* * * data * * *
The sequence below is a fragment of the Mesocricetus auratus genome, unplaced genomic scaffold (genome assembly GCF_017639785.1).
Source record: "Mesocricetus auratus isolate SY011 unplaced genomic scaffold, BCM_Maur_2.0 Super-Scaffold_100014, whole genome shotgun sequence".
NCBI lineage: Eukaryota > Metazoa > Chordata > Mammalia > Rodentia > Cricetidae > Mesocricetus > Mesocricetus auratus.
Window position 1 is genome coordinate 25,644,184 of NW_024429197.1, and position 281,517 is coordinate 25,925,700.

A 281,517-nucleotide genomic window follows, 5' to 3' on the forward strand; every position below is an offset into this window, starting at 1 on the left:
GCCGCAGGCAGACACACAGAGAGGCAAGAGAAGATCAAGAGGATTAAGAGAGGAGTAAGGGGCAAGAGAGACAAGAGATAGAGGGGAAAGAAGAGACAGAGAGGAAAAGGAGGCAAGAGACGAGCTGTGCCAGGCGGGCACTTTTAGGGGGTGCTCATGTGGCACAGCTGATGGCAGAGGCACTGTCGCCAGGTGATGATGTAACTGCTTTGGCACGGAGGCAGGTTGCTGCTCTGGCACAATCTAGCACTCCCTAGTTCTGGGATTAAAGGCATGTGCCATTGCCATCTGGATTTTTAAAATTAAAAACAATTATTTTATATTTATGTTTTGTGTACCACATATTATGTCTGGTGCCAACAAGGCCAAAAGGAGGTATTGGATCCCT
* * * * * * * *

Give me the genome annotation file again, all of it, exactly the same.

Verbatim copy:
The sequence below is a fragment of the Mesocricetus auratus genome, unplaced genomic scaffold (genome assembly GCF_017639785.1).
Source record: "Mesocricetus auratus isolate SY011 unplaced genomic scaffold, BCM_Maur_2.0 Super-Scaffold_100014, whole genome shotgun sequence".
NCBI lineage: Eukaryota > Metazoa > Chordata > Mammalia > Rodentia > Cricetidae > Mesocricetus > Mesocricetus auratus.
Window position 1 is genome coordinate 25,644,184 of NW_024429197.1, and position 281,517 is coordinate 25,925,700.

A 281,517-nucleotide genomic window follows, 5' to 3' on the forward strand; every position below is an offset into this window, starting at 1 on the left:
GCCGCAGGCAGACACACAGAGAGGCAAGAGAAGATCAAGAGGATTAAGAGAGGAGTAAGGGGCAAGAGAGACAAGAGATAGAGGGGAAAGAAGAGACAGAGAGGAAAAGGAGGCAAGAGACGAGCTGTGCCAGGCGGGCACTTTTAGGGGGTGCTCATGTGGCACAGCTGATGGCAGAGGCACTGTCGCCAGGTGATGATGTAACTGCTTTGGCACGGAGGCAGGTTGCTGCTCTGGCACAATCTAGCACTCCCTAGTTCTGGGATTAAAGGCATGTGCCATTGCCATCTGGATTTTTAAAATTAAAAACAATTATTTTATATTTATGTTTTGTGTACCACATATTATGTCTGGTGCCAACAAGGCCAAAAGGAGGTATTGGATCCCT